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Are we Moving Towards a Hyper-Local Future?

Will increasing technology empower more and more humans to solve global problems on a local scale? Big governments are slow and they can’t change as quickly as the communities they serve. I think that our collective groups of people with a common interest will take more and more care of our basic needs, and our governments are going to be left with less and less to do. Of course, we will always need some form of organisation; we will always probably need some centralised organisations that control some elements of our society – things like law enforcement, justice and certain elements of healthcare like the care of the vulnerable people in our communities. We are always going to need people to organise things and take care of people.

 

Things are already heading in this direction in many countries. For example, in the UK, government policy has been towards ‘care in the community’ for some time. In the Netherlands, it’s even become a planning policy requirement to build a granny flat for housing elderly parents when you build a new house. Our policymakers know that the government won’t be able to look after all our elderly; we are living in a demographic time bomb. Thankfully, technology can and will help.

 

Local Healthcare

We have all seen examples of institutions that have treated people in less-than-humane ways. Technology is going to enable us to move towards a hyper-local society once again. It will be practical to be hyper-local when we can all have what we need without having to travel and when we can generate our own energy at home. The process of Humanification can take place when the cycle of big government starts to dissolve and is replaced with smaller units of people who live and thrive with the facilities that are on our own doorstep. It’s often referred to by some political commentators as creeping privatisation, but actually, it’s simply a natural progression. For example, in many countries healthcare has already been partially consumerised because it’s just too big for any one organisation to handle. Governments will need to transfer responsibility to families, private companies, and local communities in order to cope with increasing demand. We will go from huge units to smaller ones.

 

Local Food Production

I believe it’s highly likely that we are going to grow more and more food ourselves at our local community. The developments going on in both biotech and energy mean that the increased reprogramming of the DNA of plants is going to allow us to grow things in conditions that could not be reproduced on a large scale. Currently, there is still a great deal of fear around DNA plant programming, but I think in the future we will know more and more about what makes a good vegetable and what it will take to grow one that contains enough healthy nutrients. I think we are still in the early phases of this research; it’s definitely immature technology at the moment.

 

Ikea: Home farming products

 

There is still a considerable amount of R&D required before we see the new fruits of this wave in our own fridges. Agritech moving away from the fields of farmers to our homes and gardens is an important thing to watch out for. I believe that eventually, we will be able to grow our entire meal at home and that we will be growing more in urban environments and growing at an industrial scale away from traditional agricultural environments too. There are already many examples of pioneering vertical and robotic farms that are starting to go mainstream. These new-style ‘farms’ involve a tiny amount of soil and water, and they are able to create a huge amount of food. The early days of hydroponic farming did change the way we grew food as far back as the 1970s, but then the technology languished for a while. There has been a resurgence of interest in how to move things further and taking a fresh look at farming has started to gain traction again.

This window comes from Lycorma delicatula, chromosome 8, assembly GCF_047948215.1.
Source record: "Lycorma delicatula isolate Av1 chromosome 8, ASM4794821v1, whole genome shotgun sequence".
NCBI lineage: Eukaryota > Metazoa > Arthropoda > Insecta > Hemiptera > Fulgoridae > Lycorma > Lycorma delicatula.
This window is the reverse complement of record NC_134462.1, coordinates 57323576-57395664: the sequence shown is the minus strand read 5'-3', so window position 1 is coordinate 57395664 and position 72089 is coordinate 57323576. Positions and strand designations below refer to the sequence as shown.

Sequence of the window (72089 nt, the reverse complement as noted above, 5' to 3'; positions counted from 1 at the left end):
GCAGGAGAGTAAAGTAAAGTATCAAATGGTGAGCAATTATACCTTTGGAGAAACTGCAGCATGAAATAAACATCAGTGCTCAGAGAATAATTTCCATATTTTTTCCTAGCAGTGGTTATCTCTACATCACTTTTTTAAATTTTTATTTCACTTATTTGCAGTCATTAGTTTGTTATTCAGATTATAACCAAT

Robot farm: Spread

 

Up until now, if you wanted to farm products such as vegetables, you have to be skilled as a farmer. But robotic farms have started to change that concept completely. A Japanese company, Spread, is moving to full robotic production and will be producing 50,000 lettuces per day without any human intervention. The only human hand involved is the one that plants the seeds. After that, the entire production process, including re-planting young seedlings to watering, trimming, and harvesting crops, will be done by the robots. With LED lighting, energy costs have been slashed, and 98% of the water used is recycled. It’s transforming production and minimising land use. In the future I believe you will be able to grow any kind of vegetable you fancy yourself. I can visualise being able to download a specific software program to grow a specific type of vegetable. In my view, it won’t be long before everybody will be able to grow vegetables without any knowledge about farming. That’s going to be a big shift, and it has incredible potential. Technological developments like this are going to allow us to reimagine some clever ways of using some of the spaces we already have, including things like the rooftops of our existing buildings.

 

Foop: Home farming robot

 

I foresee a time in the near future when you will be able to buy a machine for your house that grows your vegetables at a rapid pace. It will probably look like your fridge, but will instead create the perfect microclimate and conditions needed to provide you with all the healthy organic food you need to feed your family. Imagine that.

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